9.5. Collisions in Two Dimensions
9.6. Elastic Collisions
9.7. Summary

10. Rotation About a Fixed Axis

10.1. Rotational Kinematics
10.2. Torque About an Axis
10.3. Statics of Extended Bodies
10.4. Fixed-Axis Rotational Dynamics
10.5. Rotational Inertia of Continuous Bodies
10.6. Summary

11. Rotation in Three Dimensions

11.1. The Cross Product
11.2. Angular Momentum
11.3. Principle Axes
11.4. Precession
11.5. Angular Momentum of a Translating and Rotating Body
11.6. Kinetic Energy of a Translating and Rotating Body
11.7. Single-Axis Versus Three Dimensions
11.8. Summary

12. Simple Harmonic Motion

12.1. The Hooke’s Law Problem
12.2. Differential Equations
12.3. Simple Harmonic Motion
12.4. Energy in Simple Harmonic Motion
12.5. Other Harmonic Oscillators
12.6. Summary

13. Damped Driven Oscillators

13.1. Damping
13.2. Damped Harmonic Oscillators
13.3. Inhomogeneous Linear Differential Equations
13.4. Driven Damped Harmonic Oscillators
13.5. Resonance
13.6. Summary

14. Pressure and Fluids

14.1. Pressure
14.2. Pressure in a Fluid
14.3. Pascal’s Principle
14.4. Archimedes’ Principle
14.5. The Equation of Continuity
14.6. Bernoulli’s Equation
14.7. Viscosity and Poiseuille’s Law
14.8. Summary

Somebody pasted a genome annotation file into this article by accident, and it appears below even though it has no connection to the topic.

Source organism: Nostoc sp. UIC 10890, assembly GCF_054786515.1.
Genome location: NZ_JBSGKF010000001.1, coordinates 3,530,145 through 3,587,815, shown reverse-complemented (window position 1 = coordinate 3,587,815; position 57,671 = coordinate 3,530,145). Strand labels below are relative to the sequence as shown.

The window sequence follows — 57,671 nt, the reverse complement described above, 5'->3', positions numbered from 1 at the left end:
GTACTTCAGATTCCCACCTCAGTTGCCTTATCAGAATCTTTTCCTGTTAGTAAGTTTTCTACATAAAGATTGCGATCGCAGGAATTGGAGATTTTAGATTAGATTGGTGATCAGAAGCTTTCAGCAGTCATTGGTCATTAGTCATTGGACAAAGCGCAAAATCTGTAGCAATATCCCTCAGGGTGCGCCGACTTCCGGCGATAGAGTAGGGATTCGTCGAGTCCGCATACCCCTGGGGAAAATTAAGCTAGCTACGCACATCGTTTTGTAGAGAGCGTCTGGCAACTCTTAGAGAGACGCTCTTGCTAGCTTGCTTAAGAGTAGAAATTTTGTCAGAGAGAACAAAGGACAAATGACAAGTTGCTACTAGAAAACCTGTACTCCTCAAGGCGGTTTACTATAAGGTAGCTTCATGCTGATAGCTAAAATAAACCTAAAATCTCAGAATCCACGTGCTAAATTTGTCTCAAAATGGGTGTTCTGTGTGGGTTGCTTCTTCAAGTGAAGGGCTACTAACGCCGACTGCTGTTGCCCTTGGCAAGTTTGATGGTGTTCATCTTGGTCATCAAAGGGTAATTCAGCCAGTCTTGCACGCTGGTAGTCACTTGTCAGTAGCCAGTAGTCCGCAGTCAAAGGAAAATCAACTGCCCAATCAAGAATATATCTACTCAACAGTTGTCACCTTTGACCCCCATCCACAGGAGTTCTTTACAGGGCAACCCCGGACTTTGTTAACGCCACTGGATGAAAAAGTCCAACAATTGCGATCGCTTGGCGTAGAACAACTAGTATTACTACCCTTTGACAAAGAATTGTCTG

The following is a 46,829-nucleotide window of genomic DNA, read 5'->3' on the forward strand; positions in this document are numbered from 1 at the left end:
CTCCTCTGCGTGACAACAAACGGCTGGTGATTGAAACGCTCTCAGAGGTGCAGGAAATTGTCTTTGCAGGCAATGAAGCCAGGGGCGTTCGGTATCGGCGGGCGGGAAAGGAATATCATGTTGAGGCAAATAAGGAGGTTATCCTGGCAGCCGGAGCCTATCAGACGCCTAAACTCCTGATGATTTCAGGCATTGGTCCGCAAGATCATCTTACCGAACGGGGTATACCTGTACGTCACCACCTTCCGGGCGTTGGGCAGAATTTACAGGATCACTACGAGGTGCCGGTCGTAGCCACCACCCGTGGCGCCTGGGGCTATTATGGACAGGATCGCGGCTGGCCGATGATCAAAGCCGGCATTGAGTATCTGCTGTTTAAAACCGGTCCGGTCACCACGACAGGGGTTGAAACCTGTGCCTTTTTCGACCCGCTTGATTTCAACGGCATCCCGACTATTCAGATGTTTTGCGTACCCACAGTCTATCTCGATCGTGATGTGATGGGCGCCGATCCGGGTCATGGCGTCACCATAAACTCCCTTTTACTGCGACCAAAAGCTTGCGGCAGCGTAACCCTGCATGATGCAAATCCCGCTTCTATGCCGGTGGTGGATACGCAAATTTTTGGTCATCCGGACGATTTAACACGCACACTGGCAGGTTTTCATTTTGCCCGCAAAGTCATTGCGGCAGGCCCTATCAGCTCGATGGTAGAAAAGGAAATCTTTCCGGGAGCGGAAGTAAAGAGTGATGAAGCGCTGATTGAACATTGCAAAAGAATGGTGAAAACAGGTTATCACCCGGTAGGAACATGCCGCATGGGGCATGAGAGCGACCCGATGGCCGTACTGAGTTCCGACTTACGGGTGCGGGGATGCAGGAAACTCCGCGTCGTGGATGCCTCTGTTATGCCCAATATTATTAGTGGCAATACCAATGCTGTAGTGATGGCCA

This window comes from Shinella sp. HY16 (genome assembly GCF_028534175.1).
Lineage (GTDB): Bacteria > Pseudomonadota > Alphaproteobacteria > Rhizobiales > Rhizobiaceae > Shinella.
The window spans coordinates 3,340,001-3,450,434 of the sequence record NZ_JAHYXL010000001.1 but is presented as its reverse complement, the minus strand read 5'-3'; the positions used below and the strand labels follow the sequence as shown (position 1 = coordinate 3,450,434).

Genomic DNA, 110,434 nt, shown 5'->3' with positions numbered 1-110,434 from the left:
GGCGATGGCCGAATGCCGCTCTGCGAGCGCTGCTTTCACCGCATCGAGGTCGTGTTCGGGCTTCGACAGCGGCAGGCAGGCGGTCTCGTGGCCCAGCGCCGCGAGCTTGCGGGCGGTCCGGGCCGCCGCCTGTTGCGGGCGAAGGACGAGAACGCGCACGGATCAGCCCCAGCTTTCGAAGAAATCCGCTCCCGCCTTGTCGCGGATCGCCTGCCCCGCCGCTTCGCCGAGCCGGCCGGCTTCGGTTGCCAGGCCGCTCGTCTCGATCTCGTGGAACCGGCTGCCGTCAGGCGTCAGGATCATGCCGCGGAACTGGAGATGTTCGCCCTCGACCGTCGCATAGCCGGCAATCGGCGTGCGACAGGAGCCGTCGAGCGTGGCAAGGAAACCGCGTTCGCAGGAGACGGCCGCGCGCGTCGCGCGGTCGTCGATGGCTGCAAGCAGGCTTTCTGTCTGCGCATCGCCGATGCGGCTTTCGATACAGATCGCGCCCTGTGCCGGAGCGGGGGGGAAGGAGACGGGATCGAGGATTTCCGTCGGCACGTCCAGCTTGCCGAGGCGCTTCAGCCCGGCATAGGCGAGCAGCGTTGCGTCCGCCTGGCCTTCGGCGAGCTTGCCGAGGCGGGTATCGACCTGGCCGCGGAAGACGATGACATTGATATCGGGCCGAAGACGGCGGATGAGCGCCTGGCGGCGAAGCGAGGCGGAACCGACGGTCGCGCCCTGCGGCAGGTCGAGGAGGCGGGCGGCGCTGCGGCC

15. Waves

15.1. Superposition
15.2. Reflection From the Ends
15.3. The Wave Equation
15.4. The Boundary-Value Problem
15.5. Continuous Waves
15.6. Reflection and Transmission at an Interface
15.7. Summary

16. Sound Waves and Standing Waves

16.1. Sound Waves
16.2. The Doppler Effect
16.3. Interference and Beats
16.4. Standing Waves
16.5. Standing Waves On a String
16.6. Reflection of Sound in an Air Column
16.7. Longitudinal Standing Waves
16.8. Summary

17. Thermal Physics

17.1. Temperature
17.2. Thermal Expansion
17.3. Specific Heat
17.4. Latent Heats
17.5. Energy Transfer
17.6. Heat Conduction
17.7. Summary

18. Thermodynamics

18.1. The Kinetic Theory of Gases
18.2. The Ideal Gas Law
18.3. Molecular Speed Distribution in a Gas
18.4. Energy and the First Law
18.5. Specific Heats of a Gas
18.6. Thermodynamic Processes
18.7. Entropy and the Second law
18.8. Summary

19. Electric Forces and Fields

19.1. Charge
19.2. Coulomb’s Law
19.3. Induction and Polarization
19.4. Electric Fields
19.5. Continuous Distributions of Charge
19.6. Electric Field Lines
19.7. Electric Flux and Gauss’s Law
19.8. Summary

20. Electric Potential

20.1. The Gravitational Potential
20.2. The Electric Potential
20.3. Fields and Potentials
20.4. Uniformly Charged Parallel Plates
20.5. Equipotential Surfaces
20.6. Capacitance
20.7. Polarization and Dielectrics
20.8. Energy in a Capacitor
20.9. Summary

21. Electric Circuits

21.1. Current and Wires
21.2. Batteries
21.3. Resistors and Light Bulbs
21.4. Energy and Power in Circuit Elements
21.5. Circuits
21.6. Equivalent Resistance
21.7. Kirchoff’s Laws
21.8. RC Circuits
21.9. Summary

22. Magnetic Forces and Fields

22.1. Magnetic Fields
22.2. Magnetic Force on a Charged Particle
22.3. Magnetic Force on a Current-Carrying Wire
22.4. Calculating the Magnetic Field